If you’re a big fan of John Hughes films like The Breakfast Club and Pretty in Pink, then Liars and Losers Like Us will work perfectly for you. It features a cast of eclectic personalities, slice-of-life events that tap into the values and lives of modern teenagers, and we even get a homage through Bree’s last name being Hughes! That last point might not have been intentional, but I just made it part of the canon. Hughes’s films could be a bit annoying and overwhelmed by privilege at times, but Allen-Vath avoids that pitfall deftly with conversations like Bree discussing how people treat her once they learn she’s Mexican.
Anyway, Bree makes for a fine narrator and her romance with guitar-playing quarterback Sean is as believable as it is incredibly cute–and the two are such compatible dorks that you’ll be grinning at their banter. Even with that, another character steals the spotlight: Maisey. After years of being bullied and being joke-nominated to the prom court, Maisey commits suicide halfway through the book. A letter she leaves behind for Bree leaves the girl reeling.
In another book, Maisey would be defined only by Bree’s impressions of her and someone’s philosophizing about how no one will ever understand her now that she’s gone. That’s not how Liars rolls. That her death comes only halfway through and Bree is able to see the aftermath of her death allows for a clear picture of who Maisey was and what led her to her decision. Most appropriately, Maisey has the final word; the novel ends with her letter to Bree. That letter makes it easier to understand what Maisey went through and might just make the reader into a better person.
What Left Me Wanting:
Though Maisey’s death is handled well, it creates mood whiplash when combined with the subplots related to Bree’s romance and her preparation for prom. We’ll go from nearly laughing at characters’ banter to thinking about Maisey, creating a hiccup that can be powerful enough to make readers put the book down for a bit. The pacing is uneven with a mild stumble of a start, a deeply compelling middle, and a sixty-page stretch before the climax that slows things down again. Though the mood whiplash accurate depicts how life can be when someone we vaguely know commits suicide, it doesn’t make for a novel that’s easy to read in one sitting.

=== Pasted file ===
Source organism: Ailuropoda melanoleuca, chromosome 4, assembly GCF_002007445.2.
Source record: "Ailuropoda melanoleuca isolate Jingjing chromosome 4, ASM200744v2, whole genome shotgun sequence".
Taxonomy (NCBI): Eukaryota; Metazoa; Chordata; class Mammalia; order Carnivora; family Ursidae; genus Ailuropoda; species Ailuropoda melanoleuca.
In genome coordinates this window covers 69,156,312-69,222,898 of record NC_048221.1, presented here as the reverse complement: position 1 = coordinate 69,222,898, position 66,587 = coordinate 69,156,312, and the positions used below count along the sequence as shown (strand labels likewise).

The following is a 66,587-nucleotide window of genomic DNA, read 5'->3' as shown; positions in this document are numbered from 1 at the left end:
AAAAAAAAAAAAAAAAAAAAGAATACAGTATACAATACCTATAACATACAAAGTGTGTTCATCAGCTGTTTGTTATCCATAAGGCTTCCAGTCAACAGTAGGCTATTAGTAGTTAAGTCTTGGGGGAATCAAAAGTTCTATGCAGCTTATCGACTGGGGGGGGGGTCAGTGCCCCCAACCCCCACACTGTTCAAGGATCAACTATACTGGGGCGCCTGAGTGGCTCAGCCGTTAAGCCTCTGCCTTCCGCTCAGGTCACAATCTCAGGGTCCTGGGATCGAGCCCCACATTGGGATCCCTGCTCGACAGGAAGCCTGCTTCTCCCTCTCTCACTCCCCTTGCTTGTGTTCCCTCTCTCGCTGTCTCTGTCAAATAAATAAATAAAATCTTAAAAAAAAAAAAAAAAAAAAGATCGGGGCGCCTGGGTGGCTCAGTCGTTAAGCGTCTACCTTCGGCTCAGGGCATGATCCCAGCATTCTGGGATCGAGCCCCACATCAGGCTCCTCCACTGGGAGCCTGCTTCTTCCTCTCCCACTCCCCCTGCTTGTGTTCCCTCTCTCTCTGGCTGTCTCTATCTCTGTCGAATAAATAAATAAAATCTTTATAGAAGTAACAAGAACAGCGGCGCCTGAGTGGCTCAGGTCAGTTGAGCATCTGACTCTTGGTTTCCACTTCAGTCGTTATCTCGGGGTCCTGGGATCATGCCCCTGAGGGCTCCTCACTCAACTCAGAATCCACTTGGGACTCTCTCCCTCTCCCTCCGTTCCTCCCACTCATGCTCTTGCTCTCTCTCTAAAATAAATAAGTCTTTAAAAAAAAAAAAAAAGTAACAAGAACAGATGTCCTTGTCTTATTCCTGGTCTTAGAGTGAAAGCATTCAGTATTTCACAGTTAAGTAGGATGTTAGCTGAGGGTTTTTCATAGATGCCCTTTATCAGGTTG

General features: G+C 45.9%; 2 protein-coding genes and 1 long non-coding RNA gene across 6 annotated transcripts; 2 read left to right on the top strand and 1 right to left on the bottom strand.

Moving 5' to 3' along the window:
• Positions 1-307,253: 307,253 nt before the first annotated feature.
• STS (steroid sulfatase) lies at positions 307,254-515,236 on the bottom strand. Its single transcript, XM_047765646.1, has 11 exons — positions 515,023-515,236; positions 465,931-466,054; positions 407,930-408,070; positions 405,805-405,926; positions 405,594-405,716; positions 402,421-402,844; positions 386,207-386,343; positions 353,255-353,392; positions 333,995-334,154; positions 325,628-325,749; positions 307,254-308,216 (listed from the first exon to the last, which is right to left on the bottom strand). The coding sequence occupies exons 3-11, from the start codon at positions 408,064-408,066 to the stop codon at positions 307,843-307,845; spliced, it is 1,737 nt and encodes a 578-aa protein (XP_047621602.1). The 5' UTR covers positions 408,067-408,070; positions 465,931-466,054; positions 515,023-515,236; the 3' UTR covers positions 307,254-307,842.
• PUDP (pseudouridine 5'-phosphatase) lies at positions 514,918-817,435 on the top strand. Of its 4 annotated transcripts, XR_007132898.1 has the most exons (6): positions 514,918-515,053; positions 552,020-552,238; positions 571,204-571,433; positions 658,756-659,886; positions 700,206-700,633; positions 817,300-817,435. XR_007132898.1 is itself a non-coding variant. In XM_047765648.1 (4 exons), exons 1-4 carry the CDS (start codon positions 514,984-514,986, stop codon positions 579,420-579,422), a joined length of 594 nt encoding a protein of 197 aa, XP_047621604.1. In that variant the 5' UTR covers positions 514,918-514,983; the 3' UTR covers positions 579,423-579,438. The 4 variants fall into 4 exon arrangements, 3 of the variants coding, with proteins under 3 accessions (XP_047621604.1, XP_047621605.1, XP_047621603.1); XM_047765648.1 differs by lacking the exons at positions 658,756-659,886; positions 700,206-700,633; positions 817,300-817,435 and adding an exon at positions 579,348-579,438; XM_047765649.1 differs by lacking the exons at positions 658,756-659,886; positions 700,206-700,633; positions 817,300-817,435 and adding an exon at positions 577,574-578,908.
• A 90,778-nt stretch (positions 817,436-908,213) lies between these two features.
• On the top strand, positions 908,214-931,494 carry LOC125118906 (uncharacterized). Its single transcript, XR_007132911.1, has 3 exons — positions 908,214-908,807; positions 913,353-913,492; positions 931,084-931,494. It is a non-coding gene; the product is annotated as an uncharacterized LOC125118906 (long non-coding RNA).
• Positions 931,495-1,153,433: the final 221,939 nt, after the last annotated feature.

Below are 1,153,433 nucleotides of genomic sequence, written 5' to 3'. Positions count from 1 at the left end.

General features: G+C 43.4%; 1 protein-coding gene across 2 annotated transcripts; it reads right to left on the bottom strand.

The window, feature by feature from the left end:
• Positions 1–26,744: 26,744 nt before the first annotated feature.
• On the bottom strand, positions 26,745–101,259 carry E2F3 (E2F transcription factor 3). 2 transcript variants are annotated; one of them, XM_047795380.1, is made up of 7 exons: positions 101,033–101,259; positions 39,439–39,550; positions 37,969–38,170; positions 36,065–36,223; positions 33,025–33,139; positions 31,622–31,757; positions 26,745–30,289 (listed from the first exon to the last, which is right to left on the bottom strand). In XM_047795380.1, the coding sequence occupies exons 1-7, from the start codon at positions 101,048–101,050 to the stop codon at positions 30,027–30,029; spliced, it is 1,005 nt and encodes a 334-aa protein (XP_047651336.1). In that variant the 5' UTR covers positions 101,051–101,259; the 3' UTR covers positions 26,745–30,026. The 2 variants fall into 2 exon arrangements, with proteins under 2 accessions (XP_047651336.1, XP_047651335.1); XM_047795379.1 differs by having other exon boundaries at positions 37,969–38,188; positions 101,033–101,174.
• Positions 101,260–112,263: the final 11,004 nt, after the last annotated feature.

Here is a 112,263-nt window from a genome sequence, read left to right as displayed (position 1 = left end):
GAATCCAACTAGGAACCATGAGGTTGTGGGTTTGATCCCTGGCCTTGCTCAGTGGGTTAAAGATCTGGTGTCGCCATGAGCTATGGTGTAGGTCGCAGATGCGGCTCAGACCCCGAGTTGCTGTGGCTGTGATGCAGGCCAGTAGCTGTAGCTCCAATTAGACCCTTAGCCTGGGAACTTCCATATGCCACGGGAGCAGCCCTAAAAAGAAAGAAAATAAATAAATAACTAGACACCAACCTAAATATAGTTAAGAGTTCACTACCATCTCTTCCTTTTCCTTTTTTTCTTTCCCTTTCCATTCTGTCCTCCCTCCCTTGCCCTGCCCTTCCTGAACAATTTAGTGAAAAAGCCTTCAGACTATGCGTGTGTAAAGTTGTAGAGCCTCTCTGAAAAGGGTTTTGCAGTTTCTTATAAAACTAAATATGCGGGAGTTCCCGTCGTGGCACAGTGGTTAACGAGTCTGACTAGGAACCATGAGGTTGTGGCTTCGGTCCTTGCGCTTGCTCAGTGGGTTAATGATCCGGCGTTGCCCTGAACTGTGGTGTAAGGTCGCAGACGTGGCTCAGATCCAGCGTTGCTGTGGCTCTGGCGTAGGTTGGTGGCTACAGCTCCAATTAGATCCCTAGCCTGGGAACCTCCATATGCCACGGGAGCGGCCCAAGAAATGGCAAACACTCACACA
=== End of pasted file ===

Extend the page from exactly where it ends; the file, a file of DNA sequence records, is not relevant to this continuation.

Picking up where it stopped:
There are questions left unanswered as well, such as what exactly has gone on in Jane’s life to make her such a horrible person. We get hints toward it, but it isn’t as developed as it could be. Similarly, cracks are visible in Kallie and Bree’s friendship, but they aren’t properly addressed. For instance, Kallie deliberately keeps Bree in the dark about her (Kallie’s) mom’s health, but Bree never pursues it after she finds out about the lie. Casual ableism in the form of “crazy” being overused as a descriptor may bother some readers as well.
(However, it’s worth noting that Ami Allen-Vath is very open about her time spent in psychiatric hospitals as a patient. The ableism is there solely for the sake of capturing teen language. Just worth noting if that’s triggering for you or it’s not something you can handle at certain times.)
Liars and Losers Like Us is like a John Hughes film updated for modern audiences and put in book form, but even that isn’t an apt enough description. It’s just good. I connected to it and enjoyed it more than any other prom-related book and it’s just tiny enough to be prime reread material during a reading slump. I’m quite happy to recommend it to readers who want a solid contemporary YA with a classic feel.
,very cute romance between Bree and Sean
,Maisey's characterization is incredible and leaves a lasting impression